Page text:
Cost of living crisis: Record number of Doncaster pupils on free school meals

More Doncaster pupils are receiving free school meals than ever before, figures show, as campaigners argue the Government should widen the eligibility criteria amidst the cost-of-living crisis.

Wednesday, 13th July 2022, 3:48 pm

And the Labour party claims that working families nationwide are suffering while the Government is distracted by the Conservative leadership election.

Department for Education figures show 12,846 children in Doncaster were eligible for free school meals in January – 26.8 per cent of all state school pupils in the area.

This was up from 25 per cent the year before, and the highest proportion since comparable records began in 2015-16.

Figures show 12,846 children in Doncaster were eligible for free school meals in January – 26.8 per cent of all state school pupils in the area

In state funded special schools, the rate was 41.3 per cent in 2021-22 – the highest of all types of state education which had at least 100 pupils.

This was compared to 25.3 per cent in secondary schools.

Across England, 22.5 per cent of pupils (around 1.9 million children) are currently eligible for free school meals – up from 20.8 per cent, and also a record high.

This varied between just 9% in Wokingham, in the South East, but rose as high as 41.1% in Islington, in London.

In a debate in Parliament on Tuesday (July 12), Labour called for the scheme to be extended to all children in families receiving Universal Credit or equivalent benefits.

Labour's shadow schools minister Stephen Morgan said the cost-of-living crisis was being worsened by "chaotic Conservative government".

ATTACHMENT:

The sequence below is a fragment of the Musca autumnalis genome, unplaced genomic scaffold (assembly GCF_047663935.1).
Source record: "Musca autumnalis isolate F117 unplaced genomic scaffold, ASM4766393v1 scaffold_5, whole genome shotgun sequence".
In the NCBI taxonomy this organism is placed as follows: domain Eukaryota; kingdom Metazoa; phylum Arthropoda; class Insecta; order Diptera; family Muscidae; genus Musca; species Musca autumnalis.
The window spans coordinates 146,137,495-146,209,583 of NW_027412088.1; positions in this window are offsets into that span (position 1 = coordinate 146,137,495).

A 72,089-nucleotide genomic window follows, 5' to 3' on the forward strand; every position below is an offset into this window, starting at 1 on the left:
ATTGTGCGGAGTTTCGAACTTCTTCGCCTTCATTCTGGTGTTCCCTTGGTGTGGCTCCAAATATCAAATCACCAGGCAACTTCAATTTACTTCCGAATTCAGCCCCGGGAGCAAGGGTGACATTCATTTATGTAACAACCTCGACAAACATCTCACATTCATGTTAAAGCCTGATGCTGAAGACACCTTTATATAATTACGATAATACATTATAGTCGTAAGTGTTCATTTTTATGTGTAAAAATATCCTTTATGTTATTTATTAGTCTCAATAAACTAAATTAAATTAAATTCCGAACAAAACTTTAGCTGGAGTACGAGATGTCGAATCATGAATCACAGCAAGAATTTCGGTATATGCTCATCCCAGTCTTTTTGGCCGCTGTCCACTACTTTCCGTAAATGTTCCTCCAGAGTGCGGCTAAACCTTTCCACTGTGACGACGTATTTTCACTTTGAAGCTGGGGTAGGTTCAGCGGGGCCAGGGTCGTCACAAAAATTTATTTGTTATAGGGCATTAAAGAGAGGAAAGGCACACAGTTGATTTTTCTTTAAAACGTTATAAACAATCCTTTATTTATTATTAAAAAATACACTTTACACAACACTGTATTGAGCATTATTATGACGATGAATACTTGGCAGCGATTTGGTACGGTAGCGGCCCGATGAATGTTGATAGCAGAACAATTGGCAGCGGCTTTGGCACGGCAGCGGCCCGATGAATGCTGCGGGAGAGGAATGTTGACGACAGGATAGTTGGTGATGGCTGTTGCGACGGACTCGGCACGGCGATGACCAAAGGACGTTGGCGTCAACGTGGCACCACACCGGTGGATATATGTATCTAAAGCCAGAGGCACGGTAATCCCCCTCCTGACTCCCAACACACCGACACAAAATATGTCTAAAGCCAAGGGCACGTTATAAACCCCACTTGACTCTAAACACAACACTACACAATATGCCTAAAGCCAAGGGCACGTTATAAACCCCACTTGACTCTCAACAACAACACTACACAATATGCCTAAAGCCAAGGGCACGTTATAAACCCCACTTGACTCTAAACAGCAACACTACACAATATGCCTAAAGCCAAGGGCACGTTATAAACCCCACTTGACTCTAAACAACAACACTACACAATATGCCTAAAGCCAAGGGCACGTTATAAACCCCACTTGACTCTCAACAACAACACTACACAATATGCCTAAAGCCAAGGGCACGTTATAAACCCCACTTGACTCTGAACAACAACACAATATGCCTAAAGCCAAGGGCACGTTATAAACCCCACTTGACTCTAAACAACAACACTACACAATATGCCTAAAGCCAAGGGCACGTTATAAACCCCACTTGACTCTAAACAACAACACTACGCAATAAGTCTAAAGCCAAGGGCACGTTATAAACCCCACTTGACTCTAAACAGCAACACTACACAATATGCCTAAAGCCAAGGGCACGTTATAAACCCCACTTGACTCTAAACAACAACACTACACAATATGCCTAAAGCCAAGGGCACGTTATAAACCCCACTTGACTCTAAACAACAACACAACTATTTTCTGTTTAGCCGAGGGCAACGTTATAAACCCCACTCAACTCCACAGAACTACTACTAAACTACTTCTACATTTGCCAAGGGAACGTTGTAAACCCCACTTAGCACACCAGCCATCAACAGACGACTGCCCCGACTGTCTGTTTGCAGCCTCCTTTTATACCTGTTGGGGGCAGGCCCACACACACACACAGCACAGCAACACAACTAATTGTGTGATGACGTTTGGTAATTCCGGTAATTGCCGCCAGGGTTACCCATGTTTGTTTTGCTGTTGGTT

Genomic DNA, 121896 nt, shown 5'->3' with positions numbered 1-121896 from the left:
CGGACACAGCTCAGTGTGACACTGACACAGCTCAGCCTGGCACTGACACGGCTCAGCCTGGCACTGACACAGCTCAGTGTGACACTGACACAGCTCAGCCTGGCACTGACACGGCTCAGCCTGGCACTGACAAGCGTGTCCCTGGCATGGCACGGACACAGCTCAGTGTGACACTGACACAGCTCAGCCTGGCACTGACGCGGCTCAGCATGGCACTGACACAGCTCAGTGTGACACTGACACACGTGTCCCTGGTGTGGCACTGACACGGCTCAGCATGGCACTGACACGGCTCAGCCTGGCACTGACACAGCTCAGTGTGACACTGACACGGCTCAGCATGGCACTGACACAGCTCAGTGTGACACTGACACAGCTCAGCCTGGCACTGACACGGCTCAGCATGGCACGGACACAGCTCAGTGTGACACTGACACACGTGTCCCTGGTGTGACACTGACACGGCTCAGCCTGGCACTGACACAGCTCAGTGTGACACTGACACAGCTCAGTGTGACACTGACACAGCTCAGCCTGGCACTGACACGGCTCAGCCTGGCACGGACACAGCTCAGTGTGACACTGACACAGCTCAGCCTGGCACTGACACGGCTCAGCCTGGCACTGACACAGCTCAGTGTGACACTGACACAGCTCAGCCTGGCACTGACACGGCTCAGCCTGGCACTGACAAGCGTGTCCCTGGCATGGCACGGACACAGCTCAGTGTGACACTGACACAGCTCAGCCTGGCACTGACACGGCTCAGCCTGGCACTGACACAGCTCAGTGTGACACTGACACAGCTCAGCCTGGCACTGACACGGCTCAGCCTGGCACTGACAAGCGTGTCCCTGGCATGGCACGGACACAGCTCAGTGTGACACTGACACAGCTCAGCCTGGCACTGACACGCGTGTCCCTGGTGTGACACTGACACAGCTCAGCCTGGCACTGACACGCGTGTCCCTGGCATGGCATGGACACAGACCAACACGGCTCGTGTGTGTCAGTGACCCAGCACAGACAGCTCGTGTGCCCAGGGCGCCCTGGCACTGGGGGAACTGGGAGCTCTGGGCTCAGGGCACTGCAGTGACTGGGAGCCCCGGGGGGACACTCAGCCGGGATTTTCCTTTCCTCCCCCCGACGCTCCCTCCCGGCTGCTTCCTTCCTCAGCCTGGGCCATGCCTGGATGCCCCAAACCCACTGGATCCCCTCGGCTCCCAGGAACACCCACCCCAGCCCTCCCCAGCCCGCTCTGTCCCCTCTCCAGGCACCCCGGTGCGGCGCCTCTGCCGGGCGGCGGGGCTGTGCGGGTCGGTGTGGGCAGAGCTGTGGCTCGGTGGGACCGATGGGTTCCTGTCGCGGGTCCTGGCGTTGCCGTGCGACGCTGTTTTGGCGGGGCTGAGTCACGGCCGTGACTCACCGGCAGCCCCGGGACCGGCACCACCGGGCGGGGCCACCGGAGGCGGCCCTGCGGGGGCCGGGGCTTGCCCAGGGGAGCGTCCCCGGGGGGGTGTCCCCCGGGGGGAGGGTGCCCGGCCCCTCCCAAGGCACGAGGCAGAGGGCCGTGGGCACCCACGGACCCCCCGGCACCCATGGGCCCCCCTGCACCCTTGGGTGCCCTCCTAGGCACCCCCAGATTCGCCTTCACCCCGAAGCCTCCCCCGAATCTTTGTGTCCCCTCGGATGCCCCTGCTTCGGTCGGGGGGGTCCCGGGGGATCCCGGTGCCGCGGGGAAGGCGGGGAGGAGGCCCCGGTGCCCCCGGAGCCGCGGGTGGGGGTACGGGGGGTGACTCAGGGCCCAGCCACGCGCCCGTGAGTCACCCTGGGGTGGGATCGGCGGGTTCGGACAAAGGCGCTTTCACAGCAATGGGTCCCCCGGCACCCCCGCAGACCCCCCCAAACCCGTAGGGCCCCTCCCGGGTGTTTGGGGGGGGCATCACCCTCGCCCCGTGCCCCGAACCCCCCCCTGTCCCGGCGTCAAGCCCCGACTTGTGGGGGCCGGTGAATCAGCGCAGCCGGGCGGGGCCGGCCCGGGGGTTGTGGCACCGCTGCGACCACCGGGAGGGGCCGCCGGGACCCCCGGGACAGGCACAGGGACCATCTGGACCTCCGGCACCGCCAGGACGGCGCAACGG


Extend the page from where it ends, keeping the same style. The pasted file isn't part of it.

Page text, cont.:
He added: “While the Conservatives are distracted by fighting amongst themselves, the perfect storm of soaring food costs, Tory tax hikes and inadequate funding continue to take their toll on families and deepen existing inequalities.

“Labour would be providing breakfast clubs for every child, making sure every child has the best start to the day and the best start to life."

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The Association of School and College Leaders said it is "shocking" that one of the world's wealthiest economies saw such a steep rise in the number of youngsters on free school meals this year.

New research conducted by Loughborough University on behalf of the End Child Poverty Coalition reveals 29 per cent of English children were living in relative poverty in 2020-21, though this was down from 30 per cent the year before and first fall in a decade.

The ECPC said it is likely due to Government measures during the pandemic, such as temporarily increasing universal credit by £20 a week.

In Doncaster, 35.2 per cent of youngsters aged 15 and under were living in households with less than 60 per cent of the national median household income after housing costs – up from 34.7 per cent in 2019-20.

The DfE figures also show that white pupils with Traveller of Irish heritage ethnicity were the most likely to get free school meals across England – 63 per cent of all of those in state schools.

In Doncaster, the highest rates were among children of white Gypsy-Roma ethnicity – 60.4 per cent.

Ethnicities with fewer than 100 pupils have been removed.

A Government spokeswoman said it is providing more than £37 billion to help families with rising costs, and will continue to keep eligibility under review.

In these confusing and worrying times, local journalism is more vital than ever. Thanks to everyone who helps us ask the questions that matter by taking out a subscription or buying a paper. We stand together. Dominic Brown, editor.